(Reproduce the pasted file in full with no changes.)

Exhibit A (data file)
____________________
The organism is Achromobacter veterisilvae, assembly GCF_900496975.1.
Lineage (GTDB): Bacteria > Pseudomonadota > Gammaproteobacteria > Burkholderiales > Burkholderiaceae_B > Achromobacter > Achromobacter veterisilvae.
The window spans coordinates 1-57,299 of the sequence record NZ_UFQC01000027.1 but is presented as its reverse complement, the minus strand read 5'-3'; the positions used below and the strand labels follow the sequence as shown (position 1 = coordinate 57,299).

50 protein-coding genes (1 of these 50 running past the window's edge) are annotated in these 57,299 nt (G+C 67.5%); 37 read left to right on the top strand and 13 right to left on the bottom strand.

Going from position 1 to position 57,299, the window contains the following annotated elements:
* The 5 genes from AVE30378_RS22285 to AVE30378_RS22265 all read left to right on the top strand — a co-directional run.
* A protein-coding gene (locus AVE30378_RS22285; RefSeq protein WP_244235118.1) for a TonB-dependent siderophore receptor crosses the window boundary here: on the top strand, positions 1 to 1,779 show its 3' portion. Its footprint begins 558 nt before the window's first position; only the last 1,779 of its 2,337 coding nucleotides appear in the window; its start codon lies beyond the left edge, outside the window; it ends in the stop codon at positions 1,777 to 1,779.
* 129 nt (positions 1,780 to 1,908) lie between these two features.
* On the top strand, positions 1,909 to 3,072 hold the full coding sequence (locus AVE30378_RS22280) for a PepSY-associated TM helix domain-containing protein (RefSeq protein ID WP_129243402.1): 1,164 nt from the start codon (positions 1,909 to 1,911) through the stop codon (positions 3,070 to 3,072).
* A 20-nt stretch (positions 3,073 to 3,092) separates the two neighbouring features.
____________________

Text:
The organism is Achromobacter veterisilvae, assembly GCF_900496975.1.
Lineage (GTDB): Bacteria > Pseudomonadota > Gammaproteobacteria > Burkholderiales > Burkholderiaceae_B > Achromobacter > Achromobacter veterisilvae.
The window spans coordinates 1-57,299 of the sequence record NZ_UFQC01000027.1 but is presented as its reverse complement, the minus strand read 5'-3'; the positions used below and the strand labels follow the sequence as shown (position 1 = coordinate 57,299).

50 protein-coding genes (1 of these 50 running past the window's edge) are annotated in these 57,299 nt (G+C 67.5%); 37 read left to right on the top strand and 13 right to left on the bottom strand.

Going from position 1 to position 57,299, the window contains the following annotated elements:
* The 5 genes from AVE30378_RS22285 to AVE30378_RS22265 all read left to right on the top strand — a co-directional run.
* A protein-coding gene (locus AVE30378_RS22285; RefSeq protein WP_244235118.1) for a TonB-dependent siderophore receptor crosses the window boundary here: on the top strand, positions 1 to 1,779 show its 3' portion. Its footprint begins 558 nt before the window's first position; only the last 1,779 of its 2,337 coding nucleotides appear in the window; its start codon lies beyond the left edge, outside the window; it ends in the stop codon at positions 1,777 to 1,779.
* 129 nt (positions 1,780 to 1,908) lie between these two features.
* On the top strand, positions 1,909 to 3,072 hold the full coding sequence (locus AVE30378_RS22280) for a PepSY-associated TM helix domain-containing protein (RefSeq protein ID WP_129243402.1): 1,164 nt from the start codon (positions 1,909 to 1,911) through the stop codon (positions 3,070 to 3,072).
* A 20-nt stretch (positions 3,073 to 3,092) separates the two neighbouring features.